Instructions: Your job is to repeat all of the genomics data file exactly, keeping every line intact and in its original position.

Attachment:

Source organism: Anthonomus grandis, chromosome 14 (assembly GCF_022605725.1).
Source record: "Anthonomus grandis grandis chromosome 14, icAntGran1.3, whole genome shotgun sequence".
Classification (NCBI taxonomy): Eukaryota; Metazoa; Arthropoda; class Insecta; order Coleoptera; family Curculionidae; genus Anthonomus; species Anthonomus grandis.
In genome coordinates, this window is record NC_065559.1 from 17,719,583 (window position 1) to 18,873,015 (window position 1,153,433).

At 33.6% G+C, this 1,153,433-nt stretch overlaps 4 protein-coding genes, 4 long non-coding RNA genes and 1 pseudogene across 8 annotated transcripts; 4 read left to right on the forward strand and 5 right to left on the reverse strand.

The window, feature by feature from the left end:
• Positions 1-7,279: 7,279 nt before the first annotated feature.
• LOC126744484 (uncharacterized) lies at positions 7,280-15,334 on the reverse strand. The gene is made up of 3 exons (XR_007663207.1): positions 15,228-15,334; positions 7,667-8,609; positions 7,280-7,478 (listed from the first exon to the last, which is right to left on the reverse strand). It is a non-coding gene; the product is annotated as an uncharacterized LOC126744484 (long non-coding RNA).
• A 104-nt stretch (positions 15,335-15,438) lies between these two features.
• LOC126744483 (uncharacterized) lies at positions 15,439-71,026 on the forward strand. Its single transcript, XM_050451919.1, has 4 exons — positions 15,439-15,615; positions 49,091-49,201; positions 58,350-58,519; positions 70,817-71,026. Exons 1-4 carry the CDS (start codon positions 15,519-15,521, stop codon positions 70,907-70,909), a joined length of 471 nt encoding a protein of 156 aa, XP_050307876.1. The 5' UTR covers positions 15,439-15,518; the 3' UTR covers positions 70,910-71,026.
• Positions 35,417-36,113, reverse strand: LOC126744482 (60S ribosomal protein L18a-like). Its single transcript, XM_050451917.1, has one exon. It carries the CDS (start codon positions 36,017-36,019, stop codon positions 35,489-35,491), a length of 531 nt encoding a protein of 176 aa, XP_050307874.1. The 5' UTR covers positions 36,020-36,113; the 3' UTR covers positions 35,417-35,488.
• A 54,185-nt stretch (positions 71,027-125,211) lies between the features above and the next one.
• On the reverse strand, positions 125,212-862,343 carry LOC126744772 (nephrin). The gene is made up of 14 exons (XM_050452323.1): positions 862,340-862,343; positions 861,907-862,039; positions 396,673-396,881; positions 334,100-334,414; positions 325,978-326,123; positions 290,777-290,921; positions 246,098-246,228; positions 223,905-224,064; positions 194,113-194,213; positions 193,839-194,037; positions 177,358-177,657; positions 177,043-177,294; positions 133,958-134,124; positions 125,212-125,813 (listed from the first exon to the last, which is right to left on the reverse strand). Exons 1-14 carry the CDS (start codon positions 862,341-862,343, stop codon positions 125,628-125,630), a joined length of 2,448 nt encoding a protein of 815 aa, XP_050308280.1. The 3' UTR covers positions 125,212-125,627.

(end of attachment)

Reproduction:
Source organism: Anthonomus grandis, chromosome 14 (assembly GCF_022605725.1).
Source record: "Anthonomus grandis grandis chromosome 14, icAntGran1.3, whole genome shotgun sequence".
Classification (NCBI taxonomy): Eukaryota; Metazoa; Arthropoda; class Insecta; order Coleoptera; family Curculionidae; genus Anthonomus; species Anthonomus grandis.
In genome coordinates, this window is record NC_065559.1 from 17,719,583 (window position 1) to 18,873,015 (window position 1,153,433).

At 33.6% G+C, this 1,153,433-nt stretch overlaps 4 protein-coding genes, 4 long non-coding RNA genes and 1 pseudogene across 8 annotated transcripts; 4 read left to right on the forward strand and 5 right to left on the reverse strand.

The window, feature by feature from the left end:
• Positions 1-7,279: 7,279 nt before the first annotated feature.
• LOC126744484 (uncharacterized) lies at positions 7,280-15,334 on the reverse strand. The gene is made up of 3 exons (XR_007663207.1): positions 15,228-15,334; positions 7,667-8,609; positions 7,280-7,478 (listed from the first exon to the last, which is right to left on the reverse strand). It is a non-coding gene; the product is annotated as an uncharacterized LOC126744484 (long non-coding RNA).
• A 104-nt stretch (positions 15,335-15,438) lies between these two features.
• LOC126744483 (uncharacterized) lies at positions 15,439-71,026 on the forward strand. Its single transcript, XM_050451919.1, has 4 exons — positions 15,439-15,615; positions 49,091-49,201; positions 58,350-58,519; positions 70,817-71,026. Exons 1-4 carry the CDS (start codon positions 15,519-15,521, stop codon positions 70,907-70,909), a joined length of 471 nt encoding a protein of 156 aa, XP_050307876.1. The 5' UTR covers positions 15,439-15,518; the 3' UTR covers positions 70,910-71,026.
• Positions 35,417-36,113, reverse strand: LOC126744482 (60S ribosomal protein L18a-like). Its single transcript, XM_050451917.1, has one exon. It carries the CDS (start codon positions 36,017-36,019, stop codon positions 35,489-35,491), a length of 531 nt encoding a protein of 176 aa, XP_050307874.1. The 5' UTR covers positions 36,020-36,113; the 3' UTR covers positions 35,417-35,488.
• A 54,185-nt stretch (positions 71,027-125,211) lies between the features above and the next one.
• On the reverse strand, positions 125,212-862,343 carry LOC126744772 (nephrin). The gene is made up of 14 exons (XM_050452323.1): positions 862,340-862,343; positions 861,907-862,039; positions 396,673-396,881; positions 334,100-334,414; positions 325,978-326,123; positions 290,777-290,921; positions 246,098-246,228; positions 223,905-224,064; positions 194,113-194,213; positions 193,839-194,037; positions 177,358-177,657; positions 177,043-177,294; positions 133,958-134,124; positions 125,212-125,813 (listed from the first exon to the last, which is right to left on the reverse strand). Exons 1-14 carry the CDS (start codon positions 862,341-862,343, stop codon positions 125,628-125,630), a joined length of 2,448 nt encoding a protein of 815 aa, XP_050308280.1. The 3' UTR covers positions 125,212-125,627.